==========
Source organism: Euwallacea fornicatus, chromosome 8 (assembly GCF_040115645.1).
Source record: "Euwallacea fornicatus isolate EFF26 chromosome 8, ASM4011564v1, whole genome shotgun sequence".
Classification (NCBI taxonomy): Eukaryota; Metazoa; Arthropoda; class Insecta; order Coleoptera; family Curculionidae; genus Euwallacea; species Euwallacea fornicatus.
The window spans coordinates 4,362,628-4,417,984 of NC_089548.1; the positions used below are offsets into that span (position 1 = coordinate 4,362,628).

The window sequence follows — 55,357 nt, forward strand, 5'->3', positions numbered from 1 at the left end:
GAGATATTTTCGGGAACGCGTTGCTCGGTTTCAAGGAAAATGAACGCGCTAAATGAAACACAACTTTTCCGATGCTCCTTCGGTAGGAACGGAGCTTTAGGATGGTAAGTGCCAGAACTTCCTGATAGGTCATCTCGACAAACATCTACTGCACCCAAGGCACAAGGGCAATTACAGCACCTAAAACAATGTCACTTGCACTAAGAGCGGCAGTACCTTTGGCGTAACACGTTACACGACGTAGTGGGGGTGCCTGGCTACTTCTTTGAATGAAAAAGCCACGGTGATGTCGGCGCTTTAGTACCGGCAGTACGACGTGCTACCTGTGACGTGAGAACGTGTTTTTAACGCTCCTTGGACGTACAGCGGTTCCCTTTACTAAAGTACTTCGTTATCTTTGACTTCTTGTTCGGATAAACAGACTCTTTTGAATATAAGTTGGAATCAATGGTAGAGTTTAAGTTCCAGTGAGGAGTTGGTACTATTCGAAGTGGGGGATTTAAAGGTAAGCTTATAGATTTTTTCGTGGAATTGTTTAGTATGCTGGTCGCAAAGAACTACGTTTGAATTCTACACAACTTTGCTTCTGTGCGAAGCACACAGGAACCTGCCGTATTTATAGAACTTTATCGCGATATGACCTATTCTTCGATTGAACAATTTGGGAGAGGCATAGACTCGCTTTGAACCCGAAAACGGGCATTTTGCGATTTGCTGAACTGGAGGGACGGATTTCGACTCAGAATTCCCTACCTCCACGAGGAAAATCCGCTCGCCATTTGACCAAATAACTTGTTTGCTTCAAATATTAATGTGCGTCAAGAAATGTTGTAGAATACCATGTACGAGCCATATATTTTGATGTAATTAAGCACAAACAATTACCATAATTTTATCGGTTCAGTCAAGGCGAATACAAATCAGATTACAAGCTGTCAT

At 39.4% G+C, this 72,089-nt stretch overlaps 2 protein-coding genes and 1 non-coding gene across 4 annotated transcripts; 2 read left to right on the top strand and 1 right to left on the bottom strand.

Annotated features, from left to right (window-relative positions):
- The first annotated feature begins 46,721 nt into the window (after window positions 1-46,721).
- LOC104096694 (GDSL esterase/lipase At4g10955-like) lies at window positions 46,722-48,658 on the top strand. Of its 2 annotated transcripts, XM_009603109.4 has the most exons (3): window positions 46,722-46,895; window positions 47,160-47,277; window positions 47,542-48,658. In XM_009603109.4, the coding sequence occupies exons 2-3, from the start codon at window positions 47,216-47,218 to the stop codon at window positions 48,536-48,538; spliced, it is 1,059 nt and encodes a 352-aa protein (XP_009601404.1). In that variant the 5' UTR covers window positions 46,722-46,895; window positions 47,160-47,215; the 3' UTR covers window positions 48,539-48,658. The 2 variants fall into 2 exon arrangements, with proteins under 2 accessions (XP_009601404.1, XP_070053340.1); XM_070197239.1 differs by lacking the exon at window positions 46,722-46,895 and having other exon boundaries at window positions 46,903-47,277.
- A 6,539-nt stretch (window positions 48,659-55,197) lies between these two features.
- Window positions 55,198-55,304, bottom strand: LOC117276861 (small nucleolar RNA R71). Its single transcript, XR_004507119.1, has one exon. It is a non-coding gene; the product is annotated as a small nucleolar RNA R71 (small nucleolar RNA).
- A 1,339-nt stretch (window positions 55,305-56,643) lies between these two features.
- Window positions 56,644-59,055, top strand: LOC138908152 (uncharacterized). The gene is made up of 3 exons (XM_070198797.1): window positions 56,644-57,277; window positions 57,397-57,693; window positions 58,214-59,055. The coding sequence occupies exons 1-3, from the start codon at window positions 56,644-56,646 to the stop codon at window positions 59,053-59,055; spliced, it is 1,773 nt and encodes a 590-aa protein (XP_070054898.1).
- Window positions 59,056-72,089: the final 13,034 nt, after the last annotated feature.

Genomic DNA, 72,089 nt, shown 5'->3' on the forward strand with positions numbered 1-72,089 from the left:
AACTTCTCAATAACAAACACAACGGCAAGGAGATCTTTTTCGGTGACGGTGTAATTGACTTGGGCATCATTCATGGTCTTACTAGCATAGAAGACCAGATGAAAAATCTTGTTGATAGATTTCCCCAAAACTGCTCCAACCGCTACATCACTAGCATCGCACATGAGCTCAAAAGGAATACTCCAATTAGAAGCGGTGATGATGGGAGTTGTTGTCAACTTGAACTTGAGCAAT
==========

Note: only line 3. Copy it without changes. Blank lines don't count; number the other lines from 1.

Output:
Classification (NCBI taxonomy): Eukaryota; Metazoa; Arthropoda; class Insecta; order Coleoptera; family Curculionidae; genus Euwallacea; species Euwallacea fornicatus.